A hand-painted copy of this coat-of-arms has been in my family’s possession for over 150 years. It was passed from great-grandparents on my mother’s side to their son, my mother’s grandfather. On the back is a handwritten short version of the reason for the awarding of the crest, dated October 6, 1540. I saw the framed copy as a child, at an age when my reading preference was tales of knights and chivalry. I dreamed of being someone of noble birth.
Edmund Moody of Bury St. Edmunds, county Suffolk, England, born around 1495, is the earliest person of the name from whom a descent has been proved in this particular family. All that is known of him is that he was a footman in the retinue of King Henry VIII (of England). He saved Henry from drowning, and was rewarded with land, a pension and a coat-of-arms which bestows rank as a gentleman knight, a “Sir”.
Several variations of what happened exist in written sources such as this early one by an Edward Halle (or Hall):
“In this yere the kyng folowyng of his hauke, lept over a diche beside Hychyn, with a polle and the polle brake, so that if one Edmond Mody, a foteman, had not lept into the water, and lift up his hed, whiche was fast in the clay, he had bene drouned: but God of his goodnes preserved him.”
— or this, from 1682 by John Gibbon (on microfilm at Harvard University):
“Henry the Eighth, following his Hawk, leapt over a ditch with a pole, which broke; so that, if Edmund Moody (a Foot-man) had not leapt into the Water, and lift up the King’s Head, which stuck in the Clay, he had been drown‘d (This Foot-man was rewarded both with Means and Arms, speaking his Service done to his Prince). And the King lived to perform afterwards a Deed of grand Concern.”
I learned most of this information from a retired Radiologist named David L. Moody, who had gotten himself validated as a descendant through the Royal College of Arms, and posted the information on his genealogy-based web site. He wrote me a nice email.
However, let us examine the incident in the broader context of Henry’s life, and the events occurring in England at the time. Henry was 48, seven years away from his death. He was obese and suffered from gout and (probably) some STDs because he slept around a fair amount. He had been married to his fifth wife, Catherine Howard, for only a couple of months. He really wasn’t in the kind of physical shape to be pole-vaulting over ditches chasing after hunting hawks, but Henry was impetuous. He was like a 16th Century Kennedy male, undertaking physical risks others would prudently avoid. Additionally, if you are a fat man who goes a-vaulting, you had best anticipate the likelihood that your “polle” may “brake”. That Henry ended up head-first in the mud is comedy of the silent movie variety. It’s even possible that Edmund Moody was paid for his silence, to not reveal too much about the King’s embarrassing mishap.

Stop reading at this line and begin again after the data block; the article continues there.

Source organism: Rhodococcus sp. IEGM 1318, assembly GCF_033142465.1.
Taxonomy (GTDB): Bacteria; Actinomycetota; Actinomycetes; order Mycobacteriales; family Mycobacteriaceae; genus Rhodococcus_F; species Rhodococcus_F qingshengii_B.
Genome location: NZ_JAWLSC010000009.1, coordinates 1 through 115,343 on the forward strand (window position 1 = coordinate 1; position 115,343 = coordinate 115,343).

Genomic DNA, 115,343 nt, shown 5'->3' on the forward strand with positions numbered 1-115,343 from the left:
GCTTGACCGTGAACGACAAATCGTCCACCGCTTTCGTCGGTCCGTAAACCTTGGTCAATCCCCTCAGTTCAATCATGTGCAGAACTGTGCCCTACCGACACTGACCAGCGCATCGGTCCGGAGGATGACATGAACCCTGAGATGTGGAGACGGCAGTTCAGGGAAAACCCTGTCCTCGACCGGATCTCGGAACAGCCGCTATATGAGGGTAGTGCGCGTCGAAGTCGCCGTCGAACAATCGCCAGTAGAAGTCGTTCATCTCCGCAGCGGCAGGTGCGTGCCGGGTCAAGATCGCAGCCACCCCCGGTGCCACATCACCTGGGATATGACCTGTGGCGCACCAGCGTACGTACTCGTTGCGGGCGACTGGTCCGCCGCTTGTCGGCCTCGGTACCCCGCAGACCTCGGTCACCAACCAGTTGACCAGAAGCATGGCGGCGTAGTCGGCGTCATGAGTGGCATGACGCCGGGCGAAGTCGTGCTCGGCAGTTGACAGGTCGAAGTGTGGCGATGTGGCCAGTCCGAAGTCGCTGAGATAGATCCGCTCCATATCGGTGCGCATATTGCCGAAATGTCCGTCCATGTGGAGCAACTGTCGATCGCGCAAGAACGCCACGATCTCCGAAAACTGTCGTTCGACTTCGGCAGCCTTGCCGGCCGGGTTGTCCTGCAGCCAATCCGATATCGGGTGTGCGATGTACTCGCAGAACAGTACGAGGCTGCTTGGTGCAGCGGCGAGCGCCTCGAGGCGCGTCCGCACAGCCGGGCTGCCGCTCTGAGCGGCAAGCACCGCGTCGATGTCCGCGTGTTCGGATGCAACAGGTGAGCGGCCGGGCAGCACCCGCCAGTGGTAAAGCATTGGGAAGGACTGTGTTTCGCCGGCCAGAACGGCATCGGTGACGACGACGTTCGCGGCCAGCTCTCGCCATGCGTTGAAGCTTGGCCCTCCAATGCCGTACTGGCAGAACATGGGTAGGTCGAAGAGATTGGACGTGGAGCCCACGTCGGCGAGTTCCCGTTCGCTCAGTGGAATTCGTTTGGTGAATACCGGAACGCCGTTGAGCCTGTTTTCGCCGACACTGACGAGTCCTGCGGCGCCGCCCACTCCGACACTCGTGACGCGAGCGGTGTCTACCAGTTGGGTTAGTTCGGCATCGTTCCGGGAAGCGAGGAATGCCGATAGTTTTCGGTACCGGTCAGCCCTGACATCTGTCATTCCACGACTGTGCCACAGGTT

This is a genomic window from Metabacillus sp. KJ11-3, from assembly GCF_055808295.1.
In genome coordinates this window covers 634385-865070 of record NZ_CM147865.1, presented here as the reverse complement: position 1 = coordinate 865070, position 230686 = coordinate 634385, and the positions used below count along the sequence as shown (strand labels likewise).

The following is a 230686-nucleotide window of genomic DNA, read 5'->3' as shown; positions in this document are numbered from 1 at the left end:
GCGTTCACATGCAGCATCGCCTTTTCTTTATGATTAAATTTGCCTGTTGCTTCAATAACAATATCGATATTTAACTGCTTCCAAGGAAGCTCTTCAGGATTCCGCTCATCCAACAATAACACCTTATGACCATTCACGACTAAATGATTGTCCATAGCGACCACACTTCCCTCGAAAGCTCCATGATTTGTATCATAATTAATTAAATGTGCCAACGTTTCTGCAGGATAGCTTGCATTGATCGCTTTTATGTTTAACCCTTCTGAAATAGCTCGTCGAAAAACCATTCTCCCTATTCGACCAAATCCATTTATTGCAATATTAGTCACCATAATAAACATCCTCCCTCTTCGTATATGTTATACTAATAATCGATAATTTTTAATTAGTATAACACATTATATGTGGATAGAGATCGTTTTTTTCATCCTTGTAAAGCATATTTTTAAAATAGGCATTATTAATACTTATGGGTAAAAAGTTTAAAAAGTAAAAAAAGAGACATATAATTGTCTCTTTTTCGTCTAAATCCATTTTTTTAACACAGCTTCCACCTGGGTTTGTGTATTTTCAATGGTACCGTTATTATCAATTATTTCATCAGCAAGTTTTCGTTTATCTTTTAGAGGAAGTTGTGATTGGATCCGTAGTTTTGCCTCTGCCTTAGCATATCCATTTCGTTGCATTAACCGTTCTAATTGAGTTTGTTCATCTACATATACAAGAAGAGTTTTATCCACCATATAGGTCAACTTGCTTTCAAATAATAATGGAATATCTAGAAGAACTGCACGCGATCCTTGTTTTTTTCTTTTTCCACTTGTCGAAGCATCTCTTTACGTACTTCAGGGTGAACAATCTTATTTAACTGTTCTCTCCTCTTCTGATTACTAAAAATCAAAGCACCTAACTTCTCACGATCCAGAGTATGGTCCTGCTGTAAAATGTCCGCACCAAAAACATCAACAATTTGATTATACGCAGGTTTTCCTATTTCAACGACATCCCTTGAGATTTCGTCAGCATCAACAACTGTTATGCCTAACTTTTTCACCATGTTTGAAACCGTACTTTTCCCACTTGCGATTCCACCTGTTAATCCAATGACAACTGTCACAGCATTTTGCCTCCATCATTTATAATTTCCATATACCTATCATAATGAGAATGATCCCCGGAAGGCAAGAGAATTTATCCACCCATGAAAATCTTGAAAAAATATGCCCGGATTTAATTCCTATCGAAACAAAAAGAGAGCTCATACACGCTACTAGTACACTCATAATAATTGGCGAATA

If Edmund Moody had not saved the life of Henry VIII, Mary I would have become Queen at age 8. She was devoutly Catholic and England would probably have remained Catholic as long as she reigned, presumably until 1558. Neither the Succession to the Crown Act of 1543, nor the dissolution of the monasteries would have occurred. I consider that a mixed blessing. Elizabeth I, Henry’s daughter by Anne Boleyn, was a beneficial ruler. On the other hand, the dissolution of the monasteries resulted in an irreparable loss of manuscripts of literary and educational value (they were burned) and the murder of many innocent people under a tyrannical and unjust law.
Edmund Moody had two great grandsons who emigrated to New England. John Moody, born ca 1593 in England, arrived in 1633 at the Massachusetts Bay Colony and died in 1655 at Hartford, Connecticut. John’s descendants settled in Hadley, Massachusetts. William Moody, born 16 Jan 1611 in England, arrived 10 April 1634 on the ship “Mary and John” at Ipswich, Massachusetts, and died 23 Oct 1673 at Newbury, Massachusetts. William’s descendants lived in Maine.
A copy of this coat-of-arms was passed by Robert Manning and Alice Taylor to their son John in the 1870s. John Manning was my mother’s grandfather. None of us living now know why we have a coat-of-arms dated 1540, yet no one by the name Moody as a relative. Deaths, bad blood, divorce, secrets and catastrophes of many kinds can obscure knowledge of a family’s distant generations. It may even be for the best.
People seek legitimacy and status in various ways. For some, a coat-of-arms is a symbol of honor, a proof that your clan is deserving of respect. I don’t want to be regarded as a descendant of knights any more. Nor do I value unearned status from having American, Welsh, Irish, Scottish or Lakota heritage. As far as I know, all those are accidents of birth. It wasn’t me that fished the royal fat man out of the mud. That guy was in the right place, did the right thing at the right time and retired. I’m here to do the right thing here and now, day after day, if given the chance. That’s all the honor I seek.